Study shows generative AI can speed up clinical trial enrollment for pennies per patient

Researchers at Mass General Brigham found that artificial intelligence software like ChatGPT could help speed up the screening process to find patients eligible for clinical trials—though they cautioned that additional safeguards would be necessary.

Using a version of OpenAI’s GPT-4 program through Microsoft’s Azure cloud service, the researchers found that a tailored generative AI application was able to quickly comb through patient notes within electronic medical records and accurately identify those with heart failure who met the criteria for a study.

That trial, named COPILOT-HF, aims to determine if a virtual clinic approach can help remotely steer more patients onto guideline-recommended medication regimens for heart failure. The researchers designed a set of 13 prompts to help the program determine if a person could be enrolled based on their medical chart data.

When tested against a set of 1,894 patients, with an average of 120 written notes apiece, the AI program was between 97.9% and 100% accurate, compared to an expert clinician’s conclusion. By comparison, manual reviews by the trained-but-unlicensed human study staff delivered an accuracy rate between 91.7% and 100%, according to the study.

The researchers also pegged the price of the AI’s review at an average of 11 cents per patient—compared to orders of magnitude higher with traditional manual screening methods, where annual costs can reach into the tens of thousands and vary significantly by study type and phase.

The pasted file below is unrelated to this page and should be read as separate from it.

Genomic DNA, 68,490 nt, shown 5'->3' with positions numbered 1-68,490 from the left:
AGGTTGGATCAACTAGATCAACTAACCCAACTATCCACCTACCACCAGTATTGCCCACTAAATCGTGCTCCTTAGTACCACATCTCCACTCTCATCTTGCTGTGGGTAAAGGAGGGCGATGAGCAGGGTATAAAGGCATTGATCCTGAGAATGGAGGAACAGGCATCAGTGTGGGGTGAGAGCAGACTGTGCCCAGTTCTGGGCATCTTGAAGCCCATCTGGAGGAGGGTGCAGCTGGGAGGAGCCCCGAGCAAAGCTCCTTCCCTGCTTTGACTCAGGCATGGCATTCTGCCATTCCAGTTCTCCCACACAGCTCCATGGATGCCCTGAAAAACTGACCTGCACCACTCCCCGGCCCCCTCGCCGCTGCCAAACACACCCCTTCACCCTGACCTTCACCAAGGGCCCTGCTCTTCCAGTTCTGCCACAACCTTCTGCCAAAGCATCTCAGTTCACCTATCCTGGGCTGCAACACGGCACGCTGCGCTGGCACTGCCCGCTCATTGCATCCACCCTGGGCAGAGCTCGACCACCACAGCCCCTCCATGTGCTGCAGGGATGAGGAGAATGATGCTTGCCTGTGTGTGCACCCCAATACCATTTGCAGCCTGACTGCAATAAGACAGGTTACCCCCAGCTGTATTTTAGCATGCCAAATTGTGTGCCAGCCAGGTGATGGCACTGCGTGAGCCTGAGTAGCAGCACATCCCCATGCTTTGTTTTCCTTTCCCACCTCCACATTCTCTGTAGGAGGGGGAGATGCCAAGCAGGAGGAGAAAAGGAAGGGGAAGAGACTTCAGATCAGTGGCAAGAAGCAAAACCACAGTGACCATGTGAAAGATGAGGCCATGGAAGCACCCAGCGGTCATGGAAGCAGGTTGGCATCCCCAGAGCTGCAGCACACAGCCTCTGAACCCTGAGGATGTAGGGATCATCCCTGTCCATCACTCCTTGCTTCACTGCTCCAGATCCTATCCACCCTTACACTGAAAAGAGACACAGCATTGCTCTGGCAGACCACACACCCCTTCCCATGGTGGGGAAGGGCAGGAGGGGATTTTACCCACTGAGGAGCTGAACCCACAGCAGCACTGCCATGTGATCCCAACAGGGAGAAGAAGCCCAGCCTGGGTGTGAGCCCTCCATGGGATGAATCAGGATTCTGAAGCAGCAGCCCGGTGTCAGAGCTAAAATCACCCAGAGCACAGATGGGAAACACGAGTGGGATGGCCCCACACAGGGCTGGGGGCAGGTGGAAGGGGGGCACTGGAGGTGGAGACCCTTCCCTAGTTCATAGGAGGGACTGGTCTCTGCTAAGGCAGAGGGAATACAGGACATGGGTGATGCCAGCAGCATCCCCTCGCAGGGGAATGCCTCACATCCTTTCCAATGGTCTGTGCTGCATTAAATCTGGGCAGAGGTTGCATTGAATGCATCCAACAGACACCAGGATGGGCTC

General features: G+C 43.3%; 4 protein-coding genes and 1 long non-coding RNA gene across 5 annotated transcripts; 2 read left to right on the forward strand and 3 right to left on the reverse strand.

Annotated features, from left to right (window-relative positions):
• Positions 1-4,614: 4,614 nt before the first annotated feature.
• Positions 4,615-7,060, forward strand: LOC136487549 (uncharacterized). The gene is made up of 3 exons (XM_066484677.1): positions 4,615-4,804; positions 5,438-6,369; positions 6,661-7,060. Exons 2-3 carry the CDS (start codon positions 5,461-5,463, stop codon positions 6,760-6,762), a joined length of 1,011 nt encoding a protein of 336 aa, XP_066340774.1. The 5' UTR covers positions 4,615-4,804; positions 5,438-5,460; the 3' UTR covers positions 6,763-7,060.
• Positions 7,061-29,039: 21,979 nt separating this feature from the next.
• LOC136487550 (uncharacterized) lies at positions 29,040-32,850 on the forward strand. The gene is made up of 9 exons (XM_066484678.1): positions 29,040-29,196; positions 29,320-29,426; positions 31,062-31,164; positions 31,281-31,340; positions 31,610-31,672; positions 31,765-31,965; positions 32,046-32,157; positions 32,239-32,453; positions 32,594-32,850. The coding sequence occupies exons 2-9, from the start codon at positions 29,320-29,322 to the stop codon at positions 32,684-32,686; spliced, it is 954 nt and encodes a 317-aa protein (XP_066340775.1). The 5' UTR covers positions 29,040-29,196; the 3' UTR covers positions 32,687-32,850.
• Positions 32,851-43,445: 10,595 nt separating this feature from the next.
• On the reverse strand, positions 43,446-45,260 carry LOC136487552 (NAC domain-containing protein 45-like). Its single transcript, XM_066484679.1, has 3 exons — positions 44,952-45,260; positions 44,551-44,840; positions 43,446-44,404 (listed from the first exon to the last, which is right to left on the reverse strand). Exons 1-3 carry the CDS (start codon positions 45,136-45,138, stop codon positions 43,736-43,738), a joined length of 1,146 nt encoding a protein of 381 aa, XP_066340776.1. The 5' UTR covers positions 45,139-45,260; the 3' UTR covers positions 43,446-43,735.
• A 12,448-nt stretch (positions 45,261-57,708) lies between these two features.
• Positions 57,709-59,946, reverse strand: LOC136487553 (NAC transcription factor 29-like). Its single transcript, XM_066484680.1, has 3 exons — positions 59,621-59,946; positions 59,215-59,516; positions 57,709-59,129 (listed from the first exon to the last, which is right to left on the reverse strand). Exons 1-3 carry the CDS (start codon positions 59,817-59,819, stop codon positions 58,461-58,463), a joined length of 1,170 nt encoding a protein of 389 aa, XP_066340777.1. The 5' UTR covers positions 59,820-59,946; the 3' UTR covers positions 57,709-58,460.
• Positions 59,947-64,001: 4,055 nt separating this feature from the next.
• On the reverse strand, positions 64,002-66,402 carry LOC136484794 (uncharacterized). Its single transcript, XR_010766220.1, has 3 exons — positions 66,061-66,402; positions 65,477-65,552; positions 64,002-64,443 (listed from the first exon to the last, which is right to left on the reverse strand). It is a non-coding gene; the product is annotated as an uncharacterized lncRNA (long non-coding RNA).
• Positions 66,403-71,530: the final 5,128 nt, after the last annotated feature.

“Screening of participants is one of the most time-consuming, labor-intensive, and error-prone tasks in a clinical trial,” said co-lead author Ozan Unlu, a clinical informatics fellow at Mass General Brigham. The study’s results were published earlier this week in the New England Journal of Medicine’s AI-focused publication.

However, the researchers noted that employing AI can bring risks—such as introducing or reinforcing ethnic or racial biases or missing nuances within doctors’ notes. They said its use should be closely monitored with human double-checking after being included in routine operations.

“We saw that large language models hold the potential to fundamentally improve clinical trial screening,” said co-senior author Samuel Aronson, executive director of IT and AI solutions for Mass General Brigham Personalized Medicine. “Now the difficult work begins to determine how to integrate this capability into real-world trial workflows in a manner that simultaneously delivers improved effectiveness, safety and equity.”